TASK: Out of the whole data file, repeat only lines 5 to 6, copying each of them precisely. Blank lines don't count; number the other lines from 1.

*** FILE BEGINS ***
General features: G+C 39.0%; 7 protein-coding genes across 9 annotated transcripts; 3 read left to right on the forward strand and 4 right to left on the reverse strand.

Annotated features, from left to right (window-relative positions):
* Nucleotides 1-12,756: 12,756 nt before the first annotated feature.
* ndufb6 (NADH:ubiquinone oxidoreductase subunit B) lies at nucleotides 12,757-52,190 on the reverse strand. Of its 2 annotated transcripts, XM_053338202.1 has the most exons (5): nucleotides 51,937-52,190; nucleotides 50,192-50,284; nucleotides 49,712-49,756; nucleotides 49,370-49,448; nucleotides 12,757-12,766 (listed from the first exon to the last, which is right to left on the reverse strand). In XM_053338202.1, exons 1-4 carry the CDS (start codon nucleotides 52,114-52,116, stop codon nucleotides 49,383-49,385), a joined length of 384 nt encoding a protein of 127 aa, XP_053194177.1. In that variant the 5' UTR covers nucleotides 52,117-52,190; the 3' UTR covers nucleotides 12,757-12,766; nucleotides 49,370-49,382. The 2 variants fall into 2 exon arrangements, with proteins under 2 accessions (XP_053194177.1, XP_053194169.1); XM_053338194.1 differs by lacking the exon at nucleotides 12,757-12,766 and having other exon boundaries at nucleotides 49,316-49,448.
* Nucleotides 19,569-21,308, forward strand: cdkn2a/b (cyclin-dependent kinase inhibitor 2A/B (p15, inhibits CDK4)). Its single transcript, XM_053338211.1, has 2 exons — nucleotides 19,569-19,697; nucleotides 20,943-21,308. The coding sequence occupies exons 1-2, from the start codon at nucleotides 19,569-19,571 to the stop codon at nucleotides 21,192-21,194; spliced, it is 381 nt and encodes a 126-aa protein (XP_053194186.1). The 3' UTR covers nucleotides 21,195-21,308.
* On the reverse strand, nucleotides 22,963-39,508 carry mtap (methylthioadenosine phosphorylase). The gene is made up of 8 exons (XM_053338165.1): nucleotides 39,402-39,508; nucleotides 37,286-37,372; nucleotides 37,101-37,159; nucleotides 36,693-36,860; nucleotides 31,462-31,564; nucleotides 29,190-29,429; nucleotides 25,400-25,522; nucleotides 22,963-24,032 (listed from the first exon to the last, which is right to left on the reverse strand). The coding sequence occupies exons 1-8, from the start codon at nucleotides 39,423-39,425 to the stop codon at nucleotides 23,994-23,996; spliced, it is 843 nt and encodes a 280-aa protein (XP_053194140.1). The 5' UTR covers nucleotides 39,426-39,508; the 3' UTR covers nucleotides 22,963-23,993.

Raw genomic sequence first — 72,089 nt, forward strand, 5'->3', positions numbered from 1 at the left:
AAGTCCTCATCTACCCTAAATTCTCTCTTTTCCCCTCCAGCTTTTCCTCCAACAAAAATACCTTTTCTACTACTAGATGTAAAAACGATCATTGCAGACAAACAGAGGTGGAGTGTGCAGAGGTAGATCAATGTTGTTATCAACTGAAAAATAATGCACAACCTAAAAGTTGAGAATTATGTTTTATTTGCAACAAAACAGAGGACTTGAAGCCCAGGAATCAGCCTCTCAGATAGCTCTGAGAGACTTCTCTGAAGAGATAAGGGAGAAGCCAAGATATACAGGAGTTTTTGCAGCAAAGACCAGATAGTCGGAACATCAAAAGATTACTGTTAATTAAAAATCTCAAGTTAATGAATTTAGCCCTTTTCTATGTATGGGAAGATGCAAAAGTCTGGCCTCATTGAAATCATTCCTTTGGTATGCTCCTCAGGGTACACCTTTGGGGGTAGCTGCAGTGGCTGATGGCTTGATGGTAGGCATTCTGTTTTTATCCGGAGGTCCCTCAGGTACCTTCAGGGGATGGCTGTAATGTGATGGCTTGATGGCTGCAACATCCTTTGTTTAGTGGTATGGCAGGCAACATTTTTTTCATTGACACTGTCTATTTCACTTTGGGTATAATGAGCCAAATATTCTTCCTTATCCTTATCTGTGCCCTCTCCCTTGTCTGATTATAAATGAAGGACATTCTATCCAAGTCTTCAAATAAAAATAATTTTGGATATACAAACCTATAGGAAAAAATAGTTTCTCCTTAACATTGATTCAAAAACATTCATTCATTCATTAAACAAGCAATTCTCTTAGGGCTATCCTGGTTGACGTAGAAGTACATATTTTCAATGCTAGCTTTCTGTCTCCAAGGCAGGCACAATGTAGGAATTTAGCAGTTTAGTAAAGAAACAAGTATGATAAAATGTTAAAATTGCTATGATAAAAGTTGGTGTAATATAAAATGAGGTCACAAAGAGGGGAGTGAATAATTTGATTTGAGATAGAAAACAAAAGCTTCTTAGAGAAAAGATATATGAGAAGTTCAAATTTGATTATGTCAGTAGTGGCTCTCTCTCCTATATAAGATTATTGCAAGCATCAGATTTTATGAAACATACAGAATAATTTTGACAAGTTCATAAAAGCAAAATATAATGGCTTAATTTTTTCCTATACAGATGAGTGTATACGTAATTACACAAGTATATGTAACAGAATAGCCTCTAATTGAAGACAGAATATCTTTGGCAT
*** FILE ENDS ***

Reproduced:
* Nucleotides 19,569-21,308, forward strand: cdkn2a/b (cyclin-dependent kinase inhibitor 2A/B (p15, inhibits CDK4)). Its single transcript, XM_053338211.1, has 2 exons — nucleotides 19,569-19,697; nucleotides 20,943-21,308. The coding sequence occupies exons 1-2, from the start codon at nucleotides 19,569-19,571 to the stop codon at nucleotides 21,192-21,194; spliced, it is 381 nt and encodes a 126-aa protein (XP_053194186.1). The 3' UTR covers nucleotides 21,195-21,308.
* On the reverse strand, nucleotides 22,963-39,508 carry mtap (methylthioadenosine phosphorylase). The gene is made up of 8 exons (XM_053338165.1): nucleotides 39,402-39,508; nucleotides 37,286-37,372; nucleotides 37,101-37,159; nucleotides 36,693-36,860; nucleotides 31,462-31,564; nucleotides 29,190-29,429; nucleotides 25,400-25,522; nucleotides 22,963-24,032 (listed from the first exon to the last, which is right to left on the reverse strand). The coding sequence occupies exons 1-8, from the start codon at nucleotides 39,423-39,425 to the stop codon at nucleotides 23,994-23,996; spliced, it is 843 nt and encodes a 280-aa protein (XP_053194140.1). The 5' UTR covers nucleotides 39,426-39,508; the 3' UTR covers nucleotides 22,963-23,993.